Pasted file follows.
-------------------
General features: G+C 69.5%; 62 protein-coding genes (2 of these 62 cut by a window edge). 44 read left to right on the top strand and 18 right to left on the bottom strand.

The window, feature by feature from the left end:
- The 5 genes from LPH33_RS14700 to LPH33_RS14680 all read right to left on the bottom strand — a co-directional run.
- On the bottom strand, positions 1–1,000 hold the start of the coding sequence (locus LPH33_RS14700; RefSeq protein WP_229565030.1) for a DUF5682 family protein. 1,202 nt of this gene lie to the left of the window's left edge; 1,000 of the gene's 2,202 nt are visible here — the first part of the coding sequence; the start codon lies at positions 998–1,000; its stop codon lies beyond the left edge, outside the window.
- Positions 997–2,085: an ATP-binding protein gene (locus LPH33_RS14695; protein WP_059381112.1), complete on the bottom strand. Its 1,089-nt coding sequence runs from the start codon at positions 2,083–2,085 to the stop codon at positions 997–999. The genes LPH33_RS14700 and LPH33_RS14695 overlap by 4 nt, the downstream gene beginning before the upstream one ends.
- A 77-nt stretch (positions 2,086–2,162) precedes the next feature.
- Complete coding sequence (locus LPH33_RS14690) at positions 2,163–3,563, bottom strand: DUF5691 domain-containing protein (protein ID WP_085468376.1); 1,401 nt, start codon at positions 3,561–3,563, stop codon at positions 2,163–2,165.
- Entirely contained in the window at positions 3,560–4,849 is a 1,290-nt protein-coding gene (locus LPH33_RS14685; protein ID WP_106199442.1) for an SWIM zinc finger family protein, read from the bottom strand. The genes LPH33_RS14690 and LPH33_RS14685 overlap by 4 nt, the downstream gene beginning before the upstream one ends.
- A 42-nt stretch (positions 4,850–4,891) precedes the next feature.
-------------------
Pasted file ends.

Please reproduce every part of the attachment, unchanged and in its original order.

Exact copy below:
General features: G+C 69.5%; 62 protein-coding genes (2 of these 62 cut by a window edge). 44 read left to right on the top strand and 18 right to left on the bottom strand.

The window, feature by feature from the left end:
- The 5 genes from LPH33_RS14700 to LPH33_RS14680 all read right to left on the bottom strand — a co-directional run.
- On the bottom strand, positions 1–1,000 hold the start of the coding sequence (locus LPH33_RS14700; RefSeq protein WP_229565030.1) for a DUF5682 family protein. 1,202 nt of this gene lie to the left of the window's left edge; 1,000 of the gene's 2,202 nt are visible here — the first part of the coding sequence; the start codon lies at positions 998–1,000; its stop codon lies beyond the left edge, outside the window.
- Positions 997–2,085: an ATP-binding protein gene (locus LPH33_RS14695; protein WP_059381112.1), complete on the bottom strand. Its 1,089-nt coding sequence runs from the start codon at positions 2,083–2,085 to the stop codon at positions 997–999. The genes LPH33_RS14700 and LPH33_RS14695 overlap by 4 nt, the downstream gene beginning before the upstream one ends.
- A 77-nt stretch (positions 2,086–2,162) precedes the next feature.
- Complete coding sequence (locus LPH33_RS14690) at positions 2,163–3,563, bottom strand: DUF5691 domain-containing protein (protein ID WP_085468376.1); 1,401 nt, start codon at positions 3,561–3,563, stop codon at positions 2,163–2,165.
- Entirely contained in the window at positions 3,560–4,849 is a 1,290-nt protein-coding gene (locus LPH33_RS14685; protein ID WP_106199442.1) for an SWIM zinc finger family protein, read from the bottom strand. The genes LPH33_RS14690 and LPH33_RS14685 overlap by 4 nt, the downstream gene beginning before the upstream one ends.
- A 42-nt stretch (positions 4,850–4,891) precedes the next feature.